Communicate Speech Therapists Suffolk

Children

COMMUNICATE are qualified to treat all communication difficulties in children caused by:
Some errors may be age-appropriate, a helpful hint is to decide whether people regularly find your child harder to understand than their peers. Characteristics may be:

• Omitting sounds within words (i.e. 'do' > 'dog')

• Replacing sounds (i.e. 'play' > fay')

• Difficulty with multi-syllabic / long words (i.e. 'biscuit' > 'bibi')

• Poor saliva control or excessive drooling

Children will start using their first words around 12-18months, and by 2 1/2 will begin linking words together to express themselves.
• Unable to follow instructions

• Apparent lack of attention or listening

• Memory weaknesses

• Difficulties with working independently

• Giving irrelevant answers to questions

• Reliance on other cues: gesture, following peers, pictures, context and routine

• Unable to effectively express ideas

• Difficulties telling stories and narratives

• Grammatical errors (e.g. 'him go shopping')

• Unformed sentences or not giving enough information

• Using incorrect words (possibly 'word finding difficulties')

A muscle co-ordination issue leading to speech and language difficulties. For more information see www.dyspraxiafoundation.org.uk
This may or may not be part of a diagnosed syndrome. The child may have speech and/or language difficulties accompanying more global difficulties with non-verbal skills and other areas of learning.
Children may have autism, aspergers or social communication difficulties. Characeristics may be:

• Lack of interaction with peers and adults

• Limited ability to form and sustain friendships

• Difficulty understanding and using humour

• Interpreting language literally (e.g. 'get a roll on')

• Reduced eye contact

• Poor turn taking

For more information see www.autism.org.uk

Also known as stammering or stuttering. The child may display some or all of the characteristics:

• Repeating syllables or whole words (e.g. 'mumumummy' or 'and and and and then he...')

• Unable to vocalise words ('blocking')

• Extending some sounds (e.g. 'sssssssoup')

• Some unwanted whole body or facial movements

• Anxiety or avoidance of certain speaking situations

For more information see www.stammering.org

If you have not already, please ask your GP for a referral to ENT. Voice difficulties may be characterised by:

• Feeling like there is a lump in your throat

• Regularly losing your voice partially or completely

• Coughing a lot

• Having a dry throat

• Having a harsh, croaky or weak voice quality

People with persistent conductive hearing loss (glue ear) or sensori-neural hearing loss will often have speech and/or language disorders. If you suspect a hearing loss and have not already, please request an audiology appointment via your GP.
Speech Therapy - Children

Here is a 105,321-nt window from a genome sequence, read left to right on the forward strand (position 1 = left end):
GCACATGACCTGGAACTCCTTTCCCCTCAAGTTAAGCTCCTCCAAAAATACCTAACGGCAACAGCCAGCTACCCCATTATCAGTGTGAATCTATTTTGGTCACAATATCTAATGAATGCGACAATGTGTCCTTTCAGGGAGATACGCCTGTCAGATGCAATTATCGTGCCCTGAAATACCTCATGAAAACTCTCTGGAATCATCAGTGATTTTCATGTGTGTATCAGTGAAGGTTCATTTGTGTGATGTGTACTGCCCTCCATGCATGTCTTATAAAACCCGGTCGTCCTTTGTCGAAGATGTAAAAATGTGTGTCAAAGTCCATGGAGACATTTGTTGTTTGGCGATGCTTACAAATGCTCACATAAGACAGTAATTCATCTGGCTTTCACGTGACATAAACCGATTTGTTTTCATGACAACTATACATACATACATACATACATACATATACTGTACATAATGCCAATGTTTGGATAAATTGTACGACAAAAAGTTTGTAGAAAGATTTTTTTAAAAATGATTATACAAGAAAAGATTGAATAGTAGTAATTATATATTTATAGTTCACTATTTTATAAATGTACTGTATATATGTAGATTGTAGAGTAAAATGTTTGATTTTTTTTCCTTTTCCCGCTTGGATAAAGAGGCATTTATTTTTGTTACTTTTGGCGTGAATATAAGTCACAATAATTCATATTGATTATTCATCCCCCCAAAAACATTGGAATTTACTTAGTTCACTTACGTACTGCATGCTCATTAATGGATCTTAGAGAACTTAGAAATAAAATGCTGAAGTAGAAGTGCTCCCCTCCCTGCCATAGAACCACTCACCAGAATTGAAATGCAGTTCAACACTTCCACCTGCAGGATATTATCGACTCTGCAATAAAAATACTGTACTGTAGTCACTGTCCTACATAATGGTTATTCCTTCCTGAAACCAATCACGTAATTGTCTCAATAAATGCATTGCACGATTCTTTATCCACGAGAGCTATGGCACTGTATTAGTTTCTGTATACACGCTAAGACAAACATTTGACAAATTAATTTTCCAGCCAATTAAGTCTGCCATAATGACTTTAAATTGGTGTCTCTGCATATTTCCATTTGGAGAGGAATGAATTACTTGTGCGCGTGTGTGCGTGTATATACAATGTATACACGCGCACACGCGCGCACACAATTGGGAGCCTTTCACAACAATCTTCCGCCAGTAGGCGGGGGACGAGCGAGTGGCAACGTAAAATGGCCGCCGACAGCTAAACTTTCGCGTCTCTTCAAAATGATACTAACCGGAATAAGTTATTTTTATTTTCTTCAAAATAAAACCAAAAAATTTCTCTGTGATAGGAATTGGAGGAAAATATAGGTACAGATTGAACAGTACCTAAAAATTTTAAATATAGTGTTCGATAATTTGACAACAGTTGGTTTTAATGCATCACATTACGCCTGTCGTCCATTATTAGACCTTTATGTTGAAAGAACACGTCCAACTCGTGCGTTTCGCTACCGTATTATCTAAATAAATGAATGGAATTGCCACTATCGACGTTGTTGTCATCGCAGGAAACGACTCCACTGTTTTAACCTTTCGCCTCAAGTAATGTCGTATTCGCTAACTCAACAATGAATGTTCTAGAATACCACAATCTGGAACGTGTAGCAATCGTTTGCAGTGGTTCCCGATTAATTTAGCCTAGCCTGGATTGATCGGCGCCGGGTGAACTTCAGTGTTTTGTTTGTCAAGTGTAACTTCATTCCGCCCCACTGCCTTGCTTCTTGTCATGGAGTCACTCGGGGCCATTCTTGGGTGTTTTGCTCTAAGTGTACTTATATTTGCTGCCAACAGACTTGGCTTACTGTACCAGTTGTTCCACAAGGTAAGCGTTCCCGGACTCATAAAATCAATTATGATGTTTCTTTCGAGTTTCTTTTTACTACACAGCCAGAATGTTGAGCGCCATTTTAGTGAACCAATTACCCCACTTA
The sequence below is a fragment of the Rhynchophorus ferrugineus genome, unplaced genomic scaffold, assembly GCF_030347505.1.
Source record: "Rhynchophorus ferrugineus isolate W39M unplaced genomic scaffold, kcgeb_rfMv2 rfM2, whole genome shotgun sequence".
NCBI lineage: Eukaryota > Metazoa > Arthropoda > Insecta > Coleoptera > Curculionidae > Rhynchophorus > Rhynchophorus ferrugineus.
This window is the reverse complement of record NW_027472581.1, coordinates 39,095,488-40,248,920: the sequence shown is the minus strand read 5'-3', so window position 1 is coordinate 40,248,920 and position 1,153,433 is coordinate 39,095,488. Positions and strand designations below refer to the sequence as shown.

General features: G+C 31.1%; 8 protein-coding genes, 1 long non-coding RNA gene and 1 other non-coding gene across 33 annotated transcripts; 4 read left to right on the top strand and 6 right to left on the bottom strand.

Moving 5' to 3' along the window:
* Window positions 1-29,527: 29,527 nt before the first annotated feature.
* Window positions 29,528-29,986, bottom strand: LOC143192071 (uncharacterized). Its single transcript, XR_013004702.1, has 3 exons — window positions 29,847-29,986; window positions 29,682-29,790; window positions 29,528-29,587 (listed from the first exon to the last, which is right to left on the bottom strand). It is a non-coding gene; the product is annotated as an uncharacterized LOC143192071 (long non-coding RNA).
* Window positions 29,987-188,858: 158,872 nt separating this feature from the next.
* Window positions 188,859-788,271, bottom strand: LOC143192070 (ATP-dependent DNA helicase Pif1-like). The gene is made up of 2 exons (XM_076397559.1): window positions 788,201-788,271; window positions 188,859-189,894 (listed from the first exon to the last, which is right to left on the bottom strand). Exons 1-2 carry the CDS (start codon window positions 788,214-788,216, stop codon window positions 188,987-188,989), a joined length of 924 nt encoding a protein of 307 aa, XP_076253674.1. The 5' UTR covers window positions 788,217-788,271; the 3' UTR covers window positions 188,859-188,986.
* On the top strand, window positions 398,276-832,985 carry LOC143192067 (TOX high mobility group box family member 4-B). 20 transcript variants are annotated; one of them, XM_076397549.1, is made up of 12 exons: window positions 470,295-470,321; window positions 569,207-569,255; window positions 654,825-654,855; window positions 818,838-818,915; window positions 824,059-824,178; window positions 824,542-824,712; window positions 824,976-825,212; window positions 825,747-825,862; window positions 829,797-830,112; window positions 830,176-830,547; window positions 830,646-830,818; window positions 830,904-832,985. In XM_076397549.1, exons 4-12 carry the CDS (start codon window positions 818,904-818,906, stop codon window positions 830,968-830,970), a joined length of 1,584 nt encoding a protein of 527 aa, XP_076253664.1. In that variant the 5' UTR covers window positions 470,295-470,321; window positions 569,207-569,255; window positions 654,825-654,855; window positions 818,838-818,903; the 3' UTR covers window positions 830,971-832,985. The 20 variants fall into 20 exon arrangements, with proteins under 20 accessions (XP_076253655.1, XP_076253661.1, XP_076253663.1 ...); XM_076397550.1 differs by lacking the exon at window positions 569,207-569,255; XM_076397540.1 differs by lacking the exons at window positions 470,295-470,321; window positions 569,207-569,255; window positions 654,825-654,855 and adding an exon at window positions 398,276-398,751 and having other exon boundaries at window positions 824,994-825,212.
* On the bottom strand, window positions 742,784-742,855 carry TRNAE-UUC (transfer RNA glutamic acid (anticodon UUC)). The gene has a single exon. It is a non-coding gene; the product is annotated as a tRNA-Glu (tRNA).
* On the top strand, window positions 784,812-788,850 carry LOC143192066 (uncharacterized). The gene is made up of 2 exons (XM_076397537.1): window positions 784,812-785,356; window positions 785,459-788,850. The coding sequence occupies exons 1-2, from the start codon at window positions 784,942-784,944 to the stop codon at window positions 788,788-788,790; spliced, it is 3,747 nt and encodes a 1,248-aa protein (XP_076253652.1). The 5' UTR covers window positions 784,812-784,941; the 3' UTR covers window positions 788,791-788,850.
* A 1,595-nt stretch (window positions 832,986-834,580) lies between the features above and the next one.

The Team
therapy & assessment

Helpful doduments/websites

PDF : "Information for Parents on Communication Difficulties"
PDF : "Ages and Stages of Communication Development"
PDF : "Misunderstood: Supporting children with communication needs"
PDF : COMMUNICATE's what to expect at my child's first SLT session
PDF : Talk Together Pamphlet

ICAN : www.ican.org.uk
The Communication Trust : www.thecommunicationtrust.org.uk
Afasic : www.afasic.org.uk
Talking Point : www.talkingpoint.org.uk
The Royal College of Speech and Language Therapists : www.rcslt.org.uk therapy & assessment
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When Harry was 3 we were told he probably couldn't manage main stream school because of his oral dyspraxia. Despite this, we enrolled him at St John's primary school. When he was 4 1/2, someone came to assess him at school with a view to "encouraging" us to send him to a speech and language unit instead. Whilst the unit is lovely, we wanted him to stay in primary school and luckily St John's agreed. We were told at this point that reading, spelling and literacy in general would "always be hard" for Harry.

We left him in main stream school and arranged for speech therapists (one of which was Emma Ferris) to help him outside school hours. Harry is now 12 and at St Albans High school. He scored really well in his SATs - above average for literacy and well above average for maths. He has a select circle of good friends and enjoys school immensely. He has just been selected by his teachers to write a speech for his school Presentation Day, that he is to read this in front of the school himself. This is largely because of the help and support he received from people like Emma.

The insecure, shy, noiseless child from eight years ago has turned into a literate, confident, well spoken, polite child who thinks little of standing up in front of hundreds of his peers to give a speech! Not bad for someone who was "always going to struggle". Speech therapists have literally changed his life.

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  • Mr & Mrs Rogers

 

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